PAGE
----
"The minute she heard that, her eyes popped wide open and she said, 'You know that I like Dinah Washington?' I said, 'She was a friend of mine.' She was all excited that I knew Dinah Washington and that was the main inspiration. And from that moment on, the record came out just beautiful...Postmortem: sales of the singer's music skyrocket; likelihood of a third album to be released; possibility that Blake Fielder-Civil may be in line to inherit the estate. (Update: or not.)
"Everybody just said, 'Oh, I don't know how you're going to handle her,' but I felt completely different. She really loves to perform. Every great artist I ever met, Frank Sinatra, Lena Horne, Pearl Bailey, they'd always have the butterflies. And Amy Winehouse was like that, she was always apprehensive of what was going to happen."
I hope there is a third album. I'm sure there are parts of one somewhere, which is all a record company needs. Her most recent single was a brilliant workaround; her limitations, we now learn, included emphysema.
Online listeners and critics are already discussing how Amy Winehouse will be remembered. Frank is eclectic but above all observed, like a good student doing her jazz homework. The themes of heartbreak are acquired and the lyrics so neat the arrangements are practically ruled off underneath. It was only with Back to Black (as uneven in texture as many other albums from her UK contemporaries – don't engineers mix any more?) that the artist began to inhabit and embrace the dissolute jazz persona the performer had created.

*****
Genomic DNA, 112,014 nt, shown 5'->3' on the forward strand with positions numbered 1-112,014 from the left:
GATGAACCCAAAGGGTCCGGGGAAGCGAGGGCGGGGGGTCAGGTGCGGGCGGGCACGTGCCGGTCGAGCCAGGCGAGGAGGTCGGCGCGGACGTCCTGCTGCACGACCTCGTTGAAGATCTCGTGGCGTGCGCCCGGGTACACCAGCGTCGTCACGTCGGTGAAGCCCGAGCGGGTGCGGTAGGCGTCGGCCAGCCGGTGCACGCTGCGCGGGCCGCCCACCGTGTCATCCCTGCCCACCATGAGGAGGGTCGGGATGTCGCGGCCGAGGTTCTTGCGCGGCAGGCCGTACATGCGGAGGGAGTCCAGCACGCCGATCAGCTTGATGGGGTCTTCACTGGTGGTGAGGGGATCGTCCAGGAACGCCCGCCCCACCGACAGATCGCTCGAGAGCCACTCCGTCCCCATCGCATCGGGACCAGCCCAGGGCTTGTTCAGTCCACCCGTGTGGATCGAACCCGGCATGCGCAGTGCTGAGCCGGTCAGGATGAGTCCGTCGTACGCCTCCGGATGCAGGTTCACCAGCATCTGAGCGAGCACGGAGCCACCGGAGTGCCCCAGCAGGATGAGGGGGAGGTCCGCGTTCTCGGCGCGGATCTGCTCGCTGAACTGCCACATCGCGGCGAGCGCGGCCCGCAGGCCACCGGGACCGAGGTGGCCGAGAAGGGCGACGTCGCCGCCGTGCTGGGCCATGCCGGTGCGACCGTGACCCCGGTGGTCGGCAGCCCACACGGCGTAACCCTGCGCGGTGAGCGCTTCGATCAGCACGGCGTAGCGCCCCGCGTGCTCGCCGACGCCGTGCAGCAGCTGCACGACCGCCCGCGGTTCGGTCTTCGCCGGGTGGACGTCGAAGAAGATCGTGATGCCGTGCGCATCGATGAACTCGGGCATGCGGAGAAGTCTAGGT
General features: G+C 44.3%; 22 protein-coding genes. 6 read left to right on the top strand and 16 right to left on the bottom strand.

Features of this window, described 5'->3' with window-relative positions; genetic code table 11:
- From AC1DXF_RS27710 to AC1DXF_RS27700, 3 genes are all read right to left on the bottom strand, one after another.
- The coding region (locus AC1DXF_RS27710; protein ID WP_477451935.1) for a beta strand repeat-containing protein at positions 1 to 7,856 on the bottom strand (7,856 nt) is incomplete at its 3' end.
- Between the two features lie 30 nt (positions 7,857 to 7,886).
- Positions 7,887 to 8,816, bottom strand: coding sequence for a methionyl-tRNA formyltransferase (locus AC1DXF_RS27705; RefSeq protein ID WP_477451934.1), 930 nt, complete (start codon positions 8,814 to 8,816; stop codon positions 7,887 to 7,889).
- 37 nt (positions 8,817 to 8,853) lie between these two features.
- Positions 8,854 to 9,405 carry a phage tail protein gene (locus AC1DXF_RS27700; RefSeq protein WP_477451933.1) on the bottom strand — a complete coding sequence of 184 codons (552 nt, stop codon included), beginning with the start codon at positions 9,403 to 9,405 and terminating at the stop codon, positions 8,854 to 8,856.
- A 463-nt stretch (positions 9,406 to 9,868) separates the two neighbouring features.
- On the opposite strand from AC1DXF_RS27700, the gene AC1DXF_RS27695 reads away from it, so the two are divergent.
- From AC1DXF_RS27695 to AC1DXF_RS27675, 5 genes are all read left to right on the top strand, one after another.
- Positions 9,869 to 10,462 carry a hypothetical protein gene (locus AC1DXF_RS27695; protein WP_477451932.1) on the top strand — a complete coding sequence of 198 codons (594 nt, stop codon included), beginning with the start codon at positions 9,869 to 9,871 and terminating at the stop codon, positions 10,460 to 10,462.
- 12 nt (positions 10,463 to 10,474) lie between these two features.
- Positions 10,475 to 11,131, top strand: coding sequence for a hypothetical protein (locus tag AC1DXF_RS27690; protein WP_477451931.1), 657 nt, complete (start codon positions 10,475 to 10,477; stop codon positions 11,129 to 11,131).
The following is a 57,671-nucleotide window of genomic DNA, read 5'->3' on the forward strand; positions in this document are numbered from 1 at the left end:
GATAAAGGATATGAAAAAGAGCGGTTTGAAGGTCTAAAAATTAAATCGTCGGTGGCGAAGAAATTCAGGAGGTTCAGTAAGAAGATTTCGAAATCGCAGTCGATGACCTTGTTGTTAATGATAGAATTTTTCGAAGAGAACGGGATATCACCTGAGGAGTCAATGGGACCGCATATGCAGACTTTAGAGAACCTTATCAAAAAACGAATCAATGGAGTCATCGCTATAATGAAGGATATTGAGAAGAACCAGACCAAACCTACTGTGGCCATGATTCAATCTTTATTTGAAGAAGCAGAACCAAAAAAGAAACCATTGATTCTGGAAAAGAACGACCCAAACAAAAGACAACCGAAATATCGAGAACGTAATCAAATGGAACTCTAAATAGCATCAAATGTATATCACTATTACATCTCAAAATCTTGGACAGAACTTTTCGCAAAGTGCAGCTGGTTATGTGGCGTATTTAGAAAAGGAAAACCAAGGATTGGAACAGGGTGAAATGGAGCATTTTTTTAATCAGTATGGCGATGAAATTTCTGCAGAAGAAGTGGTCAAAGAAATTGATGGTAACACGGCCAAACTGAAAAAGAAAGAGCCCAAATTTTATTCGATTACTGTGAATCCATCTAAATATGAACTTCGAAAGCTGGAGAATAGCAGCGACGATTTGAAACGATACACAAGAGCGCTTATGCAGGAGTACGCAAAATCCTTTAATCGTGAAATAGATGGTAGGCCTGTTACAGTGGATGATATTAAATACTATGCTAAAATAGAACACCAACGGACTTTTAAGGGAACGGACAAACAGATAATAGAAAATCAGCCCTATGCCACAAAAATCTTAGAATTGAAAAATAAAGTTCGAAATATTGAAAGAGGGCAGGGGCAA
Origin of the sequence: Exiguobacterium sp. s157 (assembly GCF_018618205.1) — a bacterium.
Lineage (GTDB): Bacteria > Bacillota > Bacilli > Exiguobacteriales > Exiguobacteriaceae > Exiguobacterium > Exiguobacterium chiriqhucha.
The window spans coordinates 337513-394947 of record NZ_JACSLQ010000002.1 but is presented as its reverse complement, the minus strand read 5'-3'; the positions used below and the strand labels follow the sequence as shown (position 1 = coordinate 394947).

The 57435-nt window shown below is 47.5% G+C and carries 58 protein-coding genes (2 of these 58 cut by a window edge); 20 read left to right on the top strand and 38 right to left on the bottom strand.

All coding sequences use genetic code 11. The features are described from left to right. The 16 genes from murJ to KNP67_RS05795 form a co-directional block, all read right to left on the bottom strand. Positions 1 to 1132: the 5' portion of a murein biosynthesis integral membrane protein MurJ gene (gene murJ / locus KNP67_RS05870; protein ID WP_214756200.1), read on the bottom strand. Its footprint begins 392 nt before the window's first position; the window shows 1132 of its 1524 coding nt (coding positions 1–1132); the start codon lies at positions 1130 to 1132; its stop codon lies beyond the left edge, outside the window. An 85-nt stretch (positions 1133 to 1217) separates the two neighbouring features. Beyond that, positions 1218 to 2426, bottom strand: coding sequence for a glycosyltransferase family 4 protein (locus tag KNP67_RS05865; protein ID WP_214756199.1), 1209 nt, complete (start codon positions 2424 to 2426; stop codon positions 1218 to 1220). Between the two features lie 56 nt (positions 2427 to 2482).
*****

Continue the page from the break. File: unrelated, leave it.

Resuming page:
I still don't buy the title track or 'You Know I'm No Good', with its fifth-form poetry imagery but when she cracked the lyric 'He walks away / The sun goes down' for 'Tears Dry On Their Own' I fell for La Winehouse hook, line and sinker. With that track she put everything she had on the girl group sound and doubled down. Restless, pissed-off and charming, that single was shorthand for a whole lot of music that came before and a hint of what might have been.